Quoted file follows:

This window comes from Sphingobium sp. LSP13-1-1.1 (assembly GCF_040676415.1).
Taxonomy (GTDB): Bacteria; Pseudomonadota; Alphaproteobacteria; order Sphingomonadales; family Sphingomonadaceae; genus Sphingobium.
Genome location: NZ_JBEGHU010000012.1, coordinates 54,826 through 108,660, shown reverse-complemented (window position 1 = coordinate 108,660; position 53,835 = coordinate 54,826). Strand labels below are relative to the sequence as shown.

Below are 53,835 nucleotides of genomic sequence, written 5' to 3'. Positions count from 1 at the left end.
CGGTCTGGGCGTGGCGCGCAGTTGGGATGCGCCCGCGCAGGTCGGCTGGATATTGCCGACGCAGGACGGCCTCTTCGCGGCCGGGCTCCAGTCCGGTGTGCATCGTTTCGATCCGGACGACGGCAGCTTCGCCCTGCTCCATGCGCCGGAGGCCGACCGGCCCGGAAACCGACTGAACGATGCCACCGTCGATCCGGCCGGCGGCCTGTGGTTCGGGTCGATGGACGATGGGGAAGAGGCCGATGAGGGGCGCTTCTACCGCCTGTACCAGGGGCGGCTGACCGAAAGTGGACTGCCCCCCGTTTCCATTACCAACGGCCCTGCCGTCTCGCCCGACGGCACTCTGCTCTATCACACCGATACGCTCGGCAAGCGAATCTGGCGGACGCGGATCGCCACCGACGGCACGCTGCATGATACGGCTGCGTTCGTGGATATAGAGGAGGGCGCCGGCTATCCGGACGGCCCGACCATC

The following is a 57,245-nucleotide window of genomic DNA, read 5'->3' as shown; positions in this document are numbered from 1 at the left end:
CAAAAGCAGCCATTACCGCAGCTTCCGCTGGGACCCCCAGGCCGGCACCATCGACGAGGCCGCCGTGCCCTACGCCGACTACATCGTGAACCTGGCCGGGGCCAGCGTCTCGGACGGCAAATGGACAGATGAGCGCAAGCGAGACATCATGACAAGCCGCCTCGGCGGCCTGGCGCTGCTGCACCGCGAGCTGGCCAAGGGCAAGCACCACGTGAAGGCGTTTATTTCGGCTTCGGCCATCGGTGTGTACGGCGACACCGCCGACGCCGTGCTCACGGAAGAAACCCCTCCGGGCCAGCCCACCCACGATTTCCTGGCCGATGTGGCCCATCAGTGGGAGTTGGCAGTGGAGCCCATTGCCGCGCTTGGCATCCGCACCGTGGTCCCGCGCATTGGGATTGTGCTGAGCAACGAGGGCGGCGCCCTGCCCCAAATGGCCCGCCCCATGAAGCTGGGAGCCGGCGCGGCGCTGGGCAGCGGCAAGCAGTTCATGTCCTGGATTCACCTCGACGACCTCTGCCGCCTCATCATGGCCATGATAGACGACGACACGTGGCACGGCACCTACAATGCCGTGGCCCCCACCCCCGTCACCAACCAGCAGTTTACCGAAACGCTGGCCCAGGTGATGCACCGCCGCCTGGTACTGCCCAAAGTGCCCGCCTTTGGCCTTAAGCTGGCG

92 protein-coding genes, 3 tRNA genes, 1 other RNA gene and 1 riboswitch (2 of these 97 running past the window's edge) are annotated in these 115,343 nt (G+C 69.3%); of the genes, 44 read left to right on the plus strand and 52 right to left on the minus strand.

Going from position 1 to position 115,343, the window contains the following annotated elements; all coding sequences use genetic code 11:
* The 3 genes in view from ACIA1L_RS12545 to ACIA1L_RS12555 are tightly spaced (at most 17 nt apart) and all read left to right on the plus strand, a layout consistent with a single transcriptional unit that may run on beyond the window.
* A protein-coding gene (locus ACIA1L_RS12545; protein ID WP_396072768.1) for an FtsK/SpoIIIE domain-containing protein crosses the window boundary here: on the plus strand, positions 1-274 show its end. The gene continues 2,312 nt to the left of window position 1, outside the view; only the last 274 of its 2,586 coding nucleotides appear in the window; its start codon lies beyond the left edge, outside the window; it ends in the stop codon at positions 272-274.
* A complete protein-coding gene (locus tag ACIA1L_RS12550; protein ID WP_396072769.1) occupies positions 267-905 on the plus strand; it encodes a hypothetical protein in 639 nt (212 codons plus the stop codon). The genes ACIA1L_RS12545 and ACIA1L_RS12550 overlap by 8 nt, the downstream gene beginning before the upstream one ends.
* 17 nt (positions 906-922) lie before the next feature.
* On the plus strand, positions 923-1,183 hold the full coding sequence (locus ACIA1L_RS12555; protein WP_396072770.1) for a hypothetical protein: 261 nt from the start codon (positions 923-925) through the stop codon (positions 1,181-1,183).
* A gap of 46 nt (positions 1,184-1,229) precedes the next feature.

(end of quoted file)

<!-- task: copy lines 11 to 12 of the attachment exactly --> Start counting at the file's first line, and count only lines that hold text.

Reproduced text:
* A protein-coding gene (locus ACIA1L_RS12545; protein ID WP_396072768.1) for an FtsK/SpoIIIE domain-containing protein crosses the window boundary here: on the plus strand, positions 1-274 show its end. The gene continues 2,312 nt to the left of window position 1, outside the view; only the last 274 of its 2,586 coding nucleotides appear in the window; its start codon lies beyond the left edge, outside the window; it ends in the stop codon at positions 272-274.
* A complete protein-coding gene (locus tag ACIA1L_RS12550; protein ID WP_396072769.1) occupies positions 267-905 on the plus strand; it encodes a hypothetical protein in 639 nt (212 codons plus the stop codon). The genes ACIA1L_RS12545 and ACIA1L_RS12550 overlap by 8 nt, the downstream gene beginning before the upstream one ends.